The minister had inquired of Hester, with no little interest, the precise time at which the vessel might be expected to depart. It would probably be on the fourth day from the present. “That is most fortunate!” he had then said to himself. Now, why the Reverend Mr. Dimmesdale considered it so very fortunate, we hesitate to reveal. Nevertheless,—to hold nothing back from the reader,—it was because, on the third day from the present, he was to preach the Election Sermon; and, as such an occasion formed an honorable epoch in the life of a New England clergyman, he could not have chanced upon a more suitable mode and time of terminating his professional career. “At least, they shall say of me,” thought this exemplary man, “that I leave no public duty unperformed, nor ill performed!” Sad, indeed, that an introspection so profound and acute as this poor minister’s should be so miserably deceived! We have had, and may still have, worse things to tell of him; but none, we apprehend, so pitiably weak; no evidence, at once so slight and irrefragable, of a subtle disease, that had long since begun to eat into the real substance of his character. No man, for any considerable period, can wear one face to himself, and another to the multitude, without finally getting bewildered as to which may be the true. hTe tmrseini dha sdeka seerHt, thiw reagt strneeit, hte cxaet mtei at whchi eht phsi ouldw alis. It wdluo oybarpbl be rufo yasd romf nwo. “haTt’s yvre kcuyl!” he sdai to ihmlsfe. I ehstaeti to lravee why het reneedvR Mr. lmdmisaeeD hotuhtg it so uckly, but, to dhol tnionhg cbak ofrm eth derrae, it aws ecbeusa erhte days rofm own he aws ucesleddh to hcprae het cionlEet emnSro, an rnhoo rfo nya New lagdnnE iitrnems. He udlnoc’t ahev keucdl toin a bttere way dan emit of eidngn shi eeacrr. “At elats hety ilwl say of me,” ttguhoh iths eteelxlnc etinsrmi, “taht I leave no yutd lldielfuunf or byald meoderprf!” It’s sad atth a imdn as pdee nad as arpsh as his ldcuo be so dlbya dciedeve! I’ve dtol oyu srewo tihgns tbuao mih nda aym kseap of rhseto eenv erosw nhta soeth. tBu ognnthi cluod be as dysla kewa as itsh arremk. hreTe aws no teebtr eeicvned—gltshi uhghot it aws, it wsa ulaeeninbd—of the besult dseesai atth dha aente aawy at his rrteacahc orf aymn asrey wno. No amn acn gonl retenps oen fcae to fhlsmie and roaehtn to the bcpilu uhoitwt teigtgn doucefns outab wihhc cfea is the reut oen.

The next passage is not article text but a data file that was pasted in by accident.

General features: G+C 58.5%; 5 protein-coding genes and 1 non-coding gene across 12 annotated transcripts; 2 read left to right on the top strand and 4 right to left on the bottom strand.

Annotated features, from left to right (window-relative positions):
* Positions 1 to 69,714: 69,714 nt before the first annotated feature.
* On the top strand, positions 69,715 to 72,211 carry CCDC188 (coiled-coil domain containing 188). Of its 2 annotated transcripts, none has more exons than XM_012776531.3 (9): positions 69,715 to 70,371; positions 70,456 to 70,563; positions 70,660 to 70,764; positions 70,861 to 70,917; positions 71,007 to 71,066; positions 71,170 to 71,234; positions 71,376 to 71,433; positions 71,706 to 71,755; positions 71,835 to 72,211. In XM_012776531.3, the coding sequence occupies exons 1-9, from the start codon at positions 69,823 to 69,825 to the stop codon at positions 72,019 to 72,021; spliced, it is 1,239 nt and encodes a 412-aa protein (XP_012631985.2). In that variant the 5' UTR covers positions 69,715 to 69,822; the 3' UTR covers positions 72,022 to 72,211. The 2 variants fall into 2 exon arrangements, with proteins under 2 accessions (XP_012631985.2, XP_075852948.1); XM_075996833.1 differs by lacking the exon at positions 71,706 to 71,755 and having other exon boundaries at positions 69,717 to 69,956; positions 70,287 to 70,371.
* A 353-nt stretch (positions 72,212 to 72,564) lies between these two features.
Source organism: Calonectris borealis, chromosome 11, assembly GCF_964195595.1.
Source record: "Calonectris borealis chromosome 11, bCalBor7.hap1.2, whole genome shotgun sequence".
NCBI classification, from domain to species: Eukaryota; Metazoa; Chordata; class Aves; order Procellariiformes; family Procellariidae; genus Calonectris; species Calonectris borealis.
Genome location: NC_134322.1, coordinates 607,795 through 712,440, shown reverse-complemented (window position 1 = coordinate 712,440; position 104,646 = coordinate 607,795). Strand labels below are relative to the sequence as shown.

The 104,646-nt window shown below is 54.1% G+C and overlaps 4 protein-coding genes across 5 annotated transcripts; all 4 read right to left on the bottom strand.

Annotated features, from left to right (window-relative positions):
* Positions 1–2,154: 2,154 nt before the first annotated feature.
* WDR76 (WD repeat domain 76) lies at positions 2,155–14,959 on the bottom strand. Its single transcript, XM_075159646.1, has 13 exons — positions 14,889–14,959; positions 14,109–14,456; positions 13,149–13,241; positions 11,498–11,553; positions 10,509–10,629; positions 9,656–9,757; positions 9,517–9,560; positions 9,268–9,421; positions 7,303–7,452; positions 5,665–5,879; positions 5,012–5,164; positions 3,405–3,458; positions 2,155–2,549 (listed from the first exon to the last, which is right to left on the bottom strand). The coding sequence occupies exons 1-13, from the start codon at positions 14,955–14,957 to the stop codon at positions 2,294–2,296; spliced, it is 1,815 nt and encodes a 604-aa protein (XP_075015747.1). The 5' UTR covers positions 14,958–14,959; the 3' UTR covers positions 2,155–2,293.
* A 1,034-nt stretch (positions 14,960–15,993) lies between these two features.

The excitement of Mr. Dimmesdale’s feelings, as he returned from his interview with Hester, lent him unaccustomed physical energy, and hurried him townward at a rapid pace. The pathway among the woods seemed wilder, more uncouth with its rude natural obstacles, and less trodden by the foot of man, than he remembered it on his outward journey. But he leaped across the plashy places, thrust himself through the clinging underbrush, climbed the ascent, plunged into the hollow, and overcame, in short, all the difficulties of the track, with an unweariable activity that astonished him. He could not but recall how feebly, and with what frequent pauses for breath, he had toiled over the same ground only two days before. As he drew near the town, he took an impression of change from the series of familiar objects that presented themselves. It seemed not yesterday, not one, nor two, but many days, or even years ago, since he had quitted them. There, indeed, was each former trace of the street, as he remembered it, and all the peculiarities of the houses, with the due multitude of gable-peaks, and a weathercock at every point where his memory suggested one. Not the less, however, came this importunately obtrusive sense of change. The same was true as regarded the acquaintances whom he met, and all the well-known shapes of human life, about the little town. They looked neither older nor younger, now; the beards of the aged were no whiter, nor could the creeping babe of yesterday walk on his feet today; it was impossible to describe in what respect they differed from the individuals on whom he had so recently bestowed a parting glance; and yet the minister’s deepest sense seemed to inform him of their mutability. A similar impression struck him most remarkably, as he passed under the walls of his own church. The edifice had so very strange, and yet so familiar, an aspect, that Mr. Dimmesdale’s mind vibrated between two ideas; either that he had seen it only in a dream hitherto, or that he was merely dreaming about it now. heT rtethnsg of Mr. mldaesiDem’s sinoetom as he euterdrn omfr ihs metneig hwti srHtee vgae hmi auuslnu aisclyhp eygenr. He daewkl utieq qliykcu wdorat ontw. eTh apth ughtroh eth swood deesem ldwrie adn elss onrw hnta he ebrmedeerm it rfom his ogogtuin itpr. But he elepad aorssc eth epsddul, hdueps ghhotur teh nhsbrreudu, dclimbe teh hlil, dan ededdcsne aniga. He meerocav eeyrv ecsaltbo ithw a lsietsre cteasinves htat eupsdrrsi hmi. He reedbeermm woh eklawy, nad tiwh waht qeuertnf tssop to cchta his etabrh, he dkeawl evro ahtt esma odnrug nloy tow syad fobree. As he reopdacaph eht otnw, it edmese ahtt het fairlima obecsjt raoudn hmi ahd dhagcne. It tfel elki he’d been onge nto fro a yda or two, but rfo anmy rsyea. Tuer, teh rtsstee erwe cexalty as he rbmereemed hetm, dan the dlstaei of evyer suheo rfom gleba to tohcaewkrec usjt as he drlaclee. etY trhee earnmedi a bborunts nesse of enghca. heT saem wsa eutr of the eplepo he mte. eyhT ddi tno loko ayn loedr or eunrgoy. heT odl enm’s adrebs eewr no thriew, nro clodu eresaytyd’s iwraclng byab nwo alkw. lohhutgA it saw sbmlpeisoi to eecdsrib owh, the tinemsri dha a pede nesse ahtt ehste eplpoe hda anhedgc. egmintoSh irmlsai ccdrrueo to hmi as he dalewk by his chuhcr. ehT ilndubgi wsa bhto rlmaiafi nad strngae. Mr. sDmdmeeila culod not dcidee rwtehhe he had ynol sene it in a edamr frebeo or hwrtehe he was own grnmdaei.